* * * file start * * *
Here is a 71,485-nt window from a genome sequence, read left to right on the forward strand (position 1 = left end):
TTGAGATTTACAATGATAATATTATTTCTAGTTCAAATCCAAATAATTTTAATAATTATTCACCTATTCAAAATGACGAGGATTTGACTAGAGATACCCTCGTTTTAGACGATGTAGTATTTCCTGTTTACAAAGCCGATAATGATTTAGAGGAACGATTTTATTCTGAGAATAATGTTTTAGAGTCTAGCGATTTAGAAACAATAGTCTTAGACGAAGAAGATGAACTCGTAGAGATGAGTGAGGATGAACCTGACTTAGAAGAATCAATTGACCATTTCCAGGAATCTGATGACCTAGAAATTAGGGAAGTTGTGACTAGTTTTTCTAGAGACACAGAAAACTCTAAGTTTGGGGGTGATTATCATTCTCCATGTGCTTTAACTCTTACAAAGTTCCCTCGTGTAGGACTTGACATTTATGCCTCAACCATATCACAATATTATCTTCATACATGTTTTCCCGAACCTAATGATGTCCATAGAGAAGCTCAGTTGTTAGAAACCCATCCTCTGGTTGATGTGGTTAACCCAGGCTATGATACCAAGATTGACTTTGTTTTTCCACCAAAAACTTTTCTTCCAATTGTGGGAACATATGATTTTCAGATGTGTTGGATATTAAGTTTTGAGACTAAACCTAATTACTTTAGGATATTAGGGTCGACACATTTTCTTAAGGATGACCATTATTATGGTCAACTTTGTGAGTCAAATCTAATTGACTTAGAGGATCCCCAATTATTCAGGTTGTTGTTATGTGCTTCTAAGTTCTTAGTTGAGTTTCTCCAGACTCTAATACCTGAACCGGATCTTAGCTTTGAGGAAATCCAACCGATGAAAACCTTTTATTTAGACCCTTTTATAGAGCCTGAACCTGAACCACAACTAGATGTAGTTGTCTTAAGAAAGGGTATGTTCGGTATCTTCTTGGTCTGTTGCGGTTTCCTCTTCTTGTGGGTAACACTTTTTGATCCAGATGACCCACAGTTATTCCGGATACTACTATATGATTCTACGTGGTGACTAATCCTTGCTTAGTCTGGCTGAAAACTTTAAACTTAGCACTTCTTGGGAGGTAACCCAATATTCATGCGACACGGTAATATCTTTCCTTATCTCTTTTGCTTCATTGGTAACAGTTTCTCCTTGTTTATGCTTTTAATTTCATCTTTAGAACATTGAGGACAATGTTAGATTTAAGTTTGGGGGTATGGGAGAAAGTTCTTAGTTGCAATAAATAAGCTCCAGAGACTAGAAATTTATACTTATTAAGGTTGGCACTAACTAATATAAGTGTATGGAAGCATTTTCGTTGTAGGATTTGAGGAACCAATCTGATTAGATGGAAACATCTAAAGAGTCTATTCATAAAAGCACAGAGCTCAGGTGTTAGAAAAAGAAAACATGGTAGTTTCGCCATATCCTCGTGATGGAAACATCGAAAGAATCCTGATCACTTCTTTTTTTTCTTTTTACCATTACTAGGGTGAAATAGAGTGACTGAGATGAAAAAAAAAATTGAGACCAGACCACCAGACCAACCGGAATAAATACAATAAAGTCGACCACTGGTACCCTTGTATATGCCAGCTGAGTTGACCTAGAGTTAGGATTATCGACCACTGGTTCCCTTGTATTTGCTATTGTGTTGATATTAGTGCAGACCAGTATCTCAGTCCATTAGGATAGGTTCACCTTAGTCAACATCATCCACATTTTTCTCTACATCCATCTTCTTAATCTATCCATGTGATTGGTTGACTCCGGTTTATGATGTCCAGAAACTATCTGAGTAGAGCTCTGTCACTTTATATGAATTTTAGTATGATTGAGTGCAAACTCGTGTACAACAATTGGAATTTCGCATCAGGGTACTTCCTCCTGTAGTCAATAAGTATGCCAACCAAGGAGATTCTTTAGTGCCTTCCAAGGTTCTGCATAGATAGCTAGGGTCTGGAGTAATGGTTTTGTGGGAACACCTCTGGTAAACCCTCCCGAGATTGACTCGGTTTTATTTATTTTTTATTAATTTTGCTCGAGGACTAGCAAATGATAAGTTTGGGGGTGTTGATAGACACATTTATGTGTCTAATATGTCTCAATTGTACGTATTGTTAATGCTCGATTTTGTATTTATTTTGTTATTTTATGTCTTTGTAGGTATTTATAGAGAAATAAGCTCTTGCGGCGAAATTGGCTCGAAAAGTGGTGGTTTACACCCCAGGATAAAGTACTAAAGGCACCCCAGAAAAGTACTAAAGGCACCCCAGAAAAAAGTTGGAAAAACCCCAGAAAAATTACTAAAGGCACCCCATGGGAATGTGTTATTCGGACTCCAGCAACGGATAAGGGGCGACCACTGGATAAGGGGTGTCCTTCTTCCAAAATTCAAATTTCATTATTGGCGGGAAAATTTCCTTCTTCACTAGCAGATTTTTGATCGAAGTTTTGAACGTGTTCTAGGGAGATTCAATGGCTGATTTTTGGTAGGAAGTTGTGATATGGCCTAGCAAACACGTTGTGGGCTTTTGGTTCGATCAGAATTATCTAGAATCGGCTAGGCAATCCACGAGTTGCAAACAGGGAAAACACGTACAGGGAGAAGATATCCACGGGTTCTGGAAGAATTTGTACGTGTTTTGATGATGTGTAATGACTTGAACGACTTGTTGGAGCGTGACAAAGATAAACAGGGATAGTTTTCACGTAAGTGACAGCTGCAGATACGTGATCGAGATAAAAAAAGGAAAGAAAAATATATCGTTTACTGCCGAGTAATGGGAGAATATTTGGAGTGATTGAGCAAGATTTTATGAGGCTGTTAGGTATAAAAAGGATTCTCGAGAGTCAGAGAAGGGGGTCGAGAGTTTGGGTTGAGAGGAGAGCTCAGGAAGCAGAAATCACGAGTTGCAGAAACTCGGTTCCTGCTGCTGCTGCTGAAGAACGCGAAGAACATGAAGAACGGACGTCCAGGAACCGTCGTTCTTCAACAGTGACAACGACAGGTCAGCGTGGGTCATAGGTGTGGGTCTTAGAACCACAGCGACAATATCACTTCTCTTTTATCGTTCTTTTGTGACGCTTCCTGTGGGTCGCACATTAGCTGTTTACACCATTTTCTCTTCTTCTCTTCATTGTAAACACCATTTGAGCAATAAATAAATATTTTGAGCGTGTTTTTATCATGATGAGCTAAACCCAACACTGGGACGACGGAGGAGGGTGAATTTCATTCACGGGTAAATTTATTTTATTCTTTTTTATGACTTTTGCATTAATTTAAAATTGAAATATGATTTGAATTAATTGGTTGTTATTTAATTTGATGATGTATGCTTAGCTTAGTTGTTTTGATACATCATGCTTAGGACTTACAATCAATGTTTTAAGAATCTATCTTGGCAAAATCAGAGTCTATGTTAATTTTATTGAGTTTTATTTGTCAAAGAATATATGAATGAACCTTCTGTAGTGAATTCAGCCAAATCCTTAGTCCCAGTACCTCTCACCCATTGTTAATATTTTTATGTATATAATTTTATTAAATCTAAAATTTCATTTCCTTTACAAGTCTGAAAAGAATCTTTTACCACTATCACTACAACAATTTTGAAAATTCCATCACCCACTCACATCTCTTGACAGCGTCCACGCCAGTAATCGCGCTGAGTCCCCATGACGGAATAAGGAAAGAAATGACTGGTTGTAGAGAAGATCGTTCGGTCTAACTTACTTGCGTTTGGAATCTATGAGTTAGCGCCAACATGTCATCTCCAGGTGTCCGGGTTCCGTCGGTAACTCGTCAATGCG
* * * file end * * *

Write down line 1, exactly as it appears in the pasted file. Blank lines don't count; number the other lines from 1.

Here is a 71,485-nt window from a genome sequence, read left to right on the forward strand (position 1 = left end):